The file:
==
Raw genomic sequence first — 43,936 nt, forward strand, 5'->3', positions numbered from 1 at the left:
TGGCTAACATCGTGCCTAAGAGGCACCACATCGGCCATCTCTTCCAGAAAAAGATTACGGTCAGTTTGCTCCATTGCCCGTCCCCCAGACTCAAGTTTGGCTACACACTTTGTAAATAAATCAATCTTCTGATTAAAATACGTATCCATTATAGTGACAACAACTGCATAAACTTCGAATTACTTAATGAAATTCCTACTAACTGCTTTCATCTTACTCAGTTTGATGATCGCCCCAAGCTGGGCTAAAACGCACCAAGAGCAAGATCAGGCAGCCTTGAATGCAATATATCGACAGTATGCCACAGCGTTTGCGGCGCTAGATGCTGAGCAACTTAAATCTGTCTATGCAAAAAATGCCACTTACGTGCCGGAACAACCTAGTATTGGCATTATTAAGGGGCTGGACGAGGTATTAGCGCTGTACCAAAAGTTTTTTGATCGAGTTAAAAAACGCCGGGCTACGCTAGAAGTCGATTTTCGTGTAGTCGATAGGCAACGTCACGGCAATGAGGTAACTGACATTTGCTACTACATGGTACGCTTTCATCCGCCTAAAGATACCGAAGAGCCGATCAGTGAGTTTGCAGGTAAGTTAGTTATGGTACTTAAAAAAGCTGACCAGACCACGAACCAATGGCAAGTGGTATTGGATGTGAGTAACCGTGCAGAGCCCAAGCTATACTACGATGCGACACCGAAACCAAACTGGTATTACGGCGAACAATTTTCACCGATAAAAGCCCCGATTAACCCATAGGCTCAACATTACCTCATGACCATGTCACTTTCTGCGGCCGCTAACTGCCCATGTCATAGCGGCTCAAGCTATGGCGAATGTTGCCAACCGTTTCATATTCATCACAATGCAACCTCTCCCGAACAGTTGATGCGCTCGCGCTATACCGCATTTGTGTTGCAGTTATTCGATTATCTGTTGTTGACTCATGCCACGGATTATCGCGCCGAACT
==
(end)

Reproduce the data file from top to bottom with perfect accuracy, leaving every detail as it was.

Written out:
Raw genomic sequence first — 43,936 nt, forward strand, 5'->3', positions numbered from 1 at the left:
TGGCTAACATCGTGCCTAAGAGGCACCACATCGGCCATCTCTTCCAGAAAAAGATTACGGTCAGTTTGCTCCATTGCCCGTCCCCCAGACTCAAGTTTGGCTACACACTTTGTAAATAAATCAATCTTCTGATTAAAATACGTATCCATTATAGTGACAACAACTGCATAAACTTCGAATTACTTAATGAAATTCCTACTAACTGCTTTCATCTTACTCAGTTTGATGATCGCCCCAAGCTGGGCTAAAACGCACCAAGAGCAAGATCAGGCAGCCTTGAATGCAATATATCGACAGTATGCCACAGCGTTTGCGGCGCTAGATGCTGAGCAACTTAAATCTGTCTATGCAAAAAATGCCACTTACGTGCCGGAACAACCTAGTATTGGCATTATTAAGGGGCTGGACGAGGTATTAGCGCTGTACCAAAAGTTTTTTGATCGAGTTAAAAAACGCCGGGCTACGCTAGAAGTCGATTTTCGTGTAGTCGATAGGCAACGTCACGGCAATGAGGTAACTGACATTTGCTACTACATGGTACGCTTTCATCCGCCTAAAGATACCGAAGAGCCGATCAGTGAGTTTGCAGGTAAGTTAGTTATGGTACTTAAAAAAGCTGACCAGACCACGAACCAATGGCAAGTGGTATTGGATGTGAGTAACCGTGCAGAGCCCAAGCTATACTACGATGCGACACCGAAACCAAACTGGTATTACGGCGAACAATTTTCACCGATAAAAGCCCCGATTAACCCATAGGCTCAACATTACCTCATGACCATGTCACTTTCTGCGGCCGCTAACTGCCCATGTCATAGCGGCTCAAGCTATGGCGAATGTTGCCAACCGTTTCATATTCATCACAATGCAACCTCTCCCGAACAGTTGATGCGCTCGCGCTATACCGCATTTGTGTTGCAGTTATTCGATTATCTGTTGTTGACTCATGCCACGGATTATCGCGCCGAACT